Only reason I can decipher is the “G” is from the Nike City Connect jersey-they used SF for caps in ’21. “G” isn’t used by Giants on any other gear, while all other MLB cap logos have been or are used.

    “Roger Wehrli: Hall of Fame defensive back who nobody remembers anymore.”
    Yep, playing college football for Mizzou and pro football exclusively for the St. Louis Cardinals will have that effect on a guy.
    For what it’s worth Wikipedia says that Wehrli had 22 recovered fumbles in his pro career.

    Love the lede! When I played basketball as a kid I was assigned #22. I remember looking through every basketball card I had trying to find the best #22 and it was Clyde Drexler. Thanks for dislodging that nostalgia!

    Lacrosse all-time legend Gary Gait made jersey number 22 famous at Syracuse (1987-1990) and professionally. The school retired his jersey (but not the number) at the Carrier Dome this past Sunday afternoon.

    John Cappeletti for Penn State (Heisman winner) wore 22 also.

    I LOVE Lost in America. One of my favorites. If you know, you know:

    “The Desert Inn has heart… The Desert Inn has heart…”

    “Shut up Brad, your song stunk, I hate your suit and I could hurt you!”

    “I’ve seen the future… it’s a bald man from New York!!!”


    Syracuse Men’s Lacrosse holds the #22 in high regard.

    Gary Gait is the GOAT that elevated the #22 jersey to legendary status at Syracuse. But, the Powell brothers certainly put in work to cement the status of the #22 in Orange lacrosse history.

    Mikey Powell was a human highlight reel at Syracuse and provided an amazing end to the run of Powell brothers wearing the #22.

    Interesting to note Doug Flutie may not make the CFL list per Paul’s rules as he did not wear 22 the majority of his CFL career.

    Wore 22 in his first two season with the BC Lions.


    He wore 20 when playing for the Calgary Stampeders and 2 with the Toronto Argonauts.

    Please include Gary gait. The greatest lacrosse player of all-time. There is now alos a legacy of the number as a result. This is a huge one

    Wasn’t Jim Brown the greatest lacrosse player? Or has he been surpassed?

    (I know nothing about lacrosse. Just parroting what I’ve always heard.)

    A few other notable 22s: Rolando Blackmon, Dallas Mavericks, had his number retired also. Andrew Toney, guard on the 1983 Sixer NBA champs. His nickname was “The Boston Strangler”. Bullet Bob Hayes, Dallas Cowboys WR and US Olympian. Dave Duerson, starter on the 1985 Bears defense went to four straight Pro Bowls.

    For NHL, Dino Ciccarelli… He wore 20 for his first eight seasons (in Minnesota) but 22 for the rest of his 19-season career: 1232 games, 608 goals, 1200 points, and a HOFer.

    Considered him, in part for his vertically arched NOB with the Red Wings. But his off-ice issues made him problematic, so I decided to go with Rick Tocchet instead.

    A few more 22s: Rolando Blackmon. His number was retired by the Dallas Mavericks; Bullet Bob Hayes, Super Bowl Champion with Dallas Cowboys, Hall of Famer and he won 2 gold medals in the ’64 Tokyo Olympics; Andrew Toney, won a title with the Sixers in ’83. Nicknamed “The Boston Strangler”.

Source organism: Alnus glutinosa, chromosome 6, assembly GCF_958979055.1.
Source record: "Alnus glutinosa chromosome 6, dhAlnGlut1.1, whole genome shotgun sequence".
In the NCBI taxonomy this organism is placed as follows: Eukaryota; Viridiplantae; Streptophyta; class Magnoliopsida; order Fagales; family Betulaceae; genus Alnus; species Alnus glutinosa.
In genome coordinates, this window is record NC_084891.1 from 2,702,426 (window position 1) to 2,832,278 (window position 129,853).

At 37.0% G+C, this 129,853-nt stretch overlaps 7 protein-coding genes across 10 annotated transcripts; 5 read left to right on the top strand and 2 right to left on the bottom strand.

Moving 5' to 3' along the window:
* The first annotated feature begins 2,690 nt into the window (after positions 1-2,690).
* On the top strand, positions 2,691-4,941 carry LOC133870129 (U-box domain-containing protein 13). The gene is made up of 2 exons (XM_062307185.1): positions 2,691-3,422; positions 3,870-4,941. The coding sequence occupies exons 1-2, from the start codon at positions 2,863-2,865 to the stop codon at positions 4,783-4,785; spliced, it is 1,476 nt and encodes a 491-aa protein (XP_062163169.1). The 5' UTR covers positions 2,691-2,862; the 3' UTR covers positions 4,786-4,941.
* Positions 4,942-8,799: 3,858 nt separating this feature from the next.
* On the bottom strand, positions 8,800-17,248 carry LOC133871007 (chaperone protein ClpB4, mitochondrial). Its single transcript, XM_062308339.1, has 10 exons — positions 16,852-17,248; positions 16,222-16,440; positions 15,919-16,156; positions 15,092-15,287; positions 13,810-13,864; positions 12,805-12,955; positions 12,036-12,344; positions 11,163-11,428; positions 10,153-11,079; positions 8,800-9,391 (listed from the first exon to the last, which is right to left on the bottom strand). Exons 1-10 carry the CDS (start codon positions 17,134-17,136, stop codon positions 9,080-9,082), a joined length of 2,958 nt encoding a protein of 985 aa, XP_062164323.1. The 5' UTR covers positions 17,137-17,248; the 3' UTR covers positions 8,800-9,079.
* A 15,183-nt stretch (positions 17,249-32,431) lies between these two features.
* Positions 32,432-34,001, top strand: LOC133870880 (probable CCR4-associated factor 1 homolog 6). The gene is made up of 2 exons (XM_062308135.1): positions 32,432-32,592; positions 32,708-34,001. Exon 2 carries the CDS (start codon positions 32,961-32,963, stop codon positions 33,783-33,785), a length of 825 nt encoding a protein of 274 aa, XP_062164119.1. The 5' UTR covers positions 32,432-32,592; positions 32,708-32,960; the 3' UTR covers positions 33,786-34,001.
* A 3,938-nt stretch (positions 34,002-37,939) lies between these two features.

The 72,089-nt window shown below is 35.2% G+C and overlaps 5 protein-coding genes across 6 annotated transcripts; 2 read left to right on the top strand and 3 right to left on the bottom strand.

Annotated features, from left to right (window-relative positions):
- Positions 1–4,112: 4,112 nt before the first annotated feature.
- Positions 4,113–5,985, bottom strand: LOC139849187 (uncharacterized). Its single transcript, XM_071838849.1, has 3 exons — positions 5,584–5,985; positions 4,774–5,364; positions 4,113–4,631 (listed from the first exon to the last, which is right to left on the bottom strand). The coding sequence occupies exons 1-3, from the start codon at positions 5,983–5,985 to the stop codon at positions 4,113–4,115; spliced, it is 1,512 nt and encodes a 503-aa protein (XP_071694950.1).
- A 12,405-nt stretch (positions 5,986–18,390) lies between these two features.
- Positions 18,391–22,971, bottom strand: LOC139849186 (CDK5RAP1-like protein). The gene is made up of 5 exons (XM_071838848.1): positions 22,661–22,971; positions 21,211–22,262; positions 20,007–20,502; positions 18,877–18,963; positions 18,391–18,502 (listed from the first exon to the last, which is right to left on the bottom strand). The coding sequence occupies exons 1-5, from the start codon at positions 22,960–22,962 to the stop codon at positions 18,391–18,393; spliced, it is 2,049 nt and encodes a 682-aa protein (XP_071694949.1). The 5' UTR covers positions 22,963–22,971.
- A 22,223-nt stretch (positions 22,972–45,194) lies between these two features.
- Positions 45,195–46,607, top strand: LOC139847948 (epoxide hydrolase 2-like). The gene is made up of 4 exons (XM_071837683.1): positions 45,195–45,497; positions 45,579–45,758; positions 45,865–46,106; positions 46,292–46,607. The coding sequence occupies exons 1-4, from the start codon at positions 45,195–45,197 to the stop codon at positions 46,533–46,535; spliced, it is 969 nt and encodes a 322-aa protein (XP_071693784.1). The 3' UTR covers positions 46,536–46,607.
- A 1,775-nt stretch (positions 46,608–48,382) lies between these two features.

I still remember Roger Wherli and Paul Krause (and I’m mad at the Vikings for not retiring Paul’s number…*81* interceptions and he’s just another guy in your ring of honor???). They were my favorite players on those teams (well, Paul was my co-favorite with Fred Cox).

    Zeke Moore (#22) was my favorite Houston Oiler, until I became of fan of Skip Butler (#2). Dave DeBusschere was my favorite Knick. And yes, Jim Palmer is and will always be my favorite Oriole.

    Cyril Pinder was my favorite Chicago Bear for a short time. Bob Hayes was my favorite Cowboy. Doug Flutie was my favorite NJ General. Bill Buckner might be my favorite Cub (and those powder blue with white pinstripe uniforms are definitely my favorite Cubs unis).

    I don’t really know why, but in my younger days I really had a thing for 22, so today was an enjoyable post.

    Another NFL candidate — in fact, another COWBOYS candidate — Bullet Bob Hayes. Actually when I first saw the picture of Smith I thought it was Hayes for a brief second. (Possibly a function of my age and the fact that in Smith’s era I wasn’t watching much football.)

    Pro Football Hall of Famer and Olympic gold medalist Bullet Bob Hayes ought to be in the top 5 for the NFL.

    Another NFL candidate — in fact, another COWBOYS candidate — is Bullet Bob Hayes. I actually thought that’s who was pictured for a brief second, possibly because I didn’t watch much football in Smith’s time.

    (If this shows up twice I apologize, right now it looks like it disappeared.)

    Actually I think OSU’s uniforms vs. Indiana last night were a very dark gray. At least that’s what I like to tell myself, since gray is actually a school color and I hate BFBS. Still, I wish they wouldn’t wear those, they’re not a good look.